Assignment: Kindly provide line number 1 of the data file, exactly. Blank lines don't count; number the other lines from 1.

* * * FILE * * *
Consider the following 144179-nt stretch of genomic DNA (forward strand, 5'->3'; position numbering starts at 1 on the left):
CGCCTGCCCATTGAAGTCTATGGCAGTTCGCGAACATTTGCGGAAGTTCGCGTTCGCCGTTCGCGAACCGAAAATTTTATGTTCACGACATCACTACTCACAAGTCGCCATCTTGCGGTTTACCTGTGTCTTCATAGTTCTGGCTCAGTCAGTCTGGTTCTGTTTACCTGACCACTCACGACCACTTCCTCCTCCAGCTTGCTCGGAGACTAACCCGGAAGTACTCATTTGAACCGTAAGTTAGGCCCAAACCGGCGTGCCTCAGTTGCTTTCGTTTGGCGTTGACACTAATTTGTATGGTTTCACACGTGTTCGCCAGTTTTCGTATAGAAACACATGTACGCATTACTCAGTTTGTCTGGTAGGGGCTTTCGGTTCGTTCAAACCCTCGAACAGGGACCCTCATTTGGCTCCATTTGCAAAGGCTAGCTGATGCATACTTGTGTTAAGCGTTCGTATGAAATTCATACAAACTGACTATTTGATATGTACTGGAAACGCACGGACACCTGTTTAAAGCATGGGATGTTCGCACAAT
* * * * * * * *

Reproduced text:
Consider the following 144179-nt stretch of genomic DNA (forward strand, 5'->3'; position numbering starts at 1 on the left):